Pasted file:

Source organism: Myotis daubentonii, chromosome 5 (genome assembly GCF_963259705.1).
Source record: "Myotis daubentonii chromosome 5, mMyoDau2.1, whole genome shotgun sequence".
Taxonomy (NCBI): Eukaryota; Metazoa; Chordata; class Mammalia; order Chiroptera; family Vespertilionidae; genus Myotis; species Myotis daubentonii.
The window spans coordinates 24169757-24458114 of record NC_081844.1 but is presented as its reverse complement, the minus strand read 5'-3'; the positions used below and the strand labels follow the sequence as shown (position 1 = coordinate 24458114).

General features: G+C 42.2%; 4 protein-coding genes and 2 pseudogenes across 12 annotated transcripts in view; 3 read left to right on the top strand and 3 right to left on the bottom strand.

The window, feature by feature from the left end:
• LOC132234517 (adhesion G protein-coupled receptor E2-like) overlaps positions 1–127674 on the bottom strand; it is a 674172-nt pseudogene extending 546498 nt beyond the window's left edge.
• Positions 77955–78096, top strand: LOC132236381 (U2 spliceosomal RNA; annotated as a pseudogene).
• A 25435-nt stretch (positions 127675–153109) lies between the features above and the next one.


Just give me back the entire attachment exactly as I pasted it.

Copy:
Source organism: Myotis daubentonii, chromosome 5 (genome assembly GCF_963259705.1).
Source record: "Myotis daubentonii chromosome 5, mMyoDau2.1, whole genome shotgun sequence".
Taxonomy (NCBI): Eukaryota; Metazoa; Chordata; class Mammalia; order Chiroptera; family Vespertilionidae; genus Myotis; species Myotis daubentonii.
The window spans coordinates 24169757-24458114 of record NC_081844.1 but is presented as its reverse complement, the minus strand read 5'-3'; the positions used below and the strand labels follow the sequence as shown (position 1 = coordinate 24458114).

General features: G+C 42.2%; 4 protein-coding genes and 2 pseudogenes across 12 annotated transcripts in view; 3 read left to right on the top strand and 3 right to left on the bottom strand.

The window, feature by feature from the left end:
• LOC132234517 (adhesion G protein-coupled receptor E2-like) overlaps positions 1–127674 on the bottom strand; it is a 674172-nt pseudogene extending 546498 nt beyond the window's left edge.
• Positions 77955–78096, top strand: LOC132236381 (U2 spliceosomal RNA; annotated as a pseudogene).
• A 25435-nt stretch (positions 127675–153109) lies between the features above and the next one.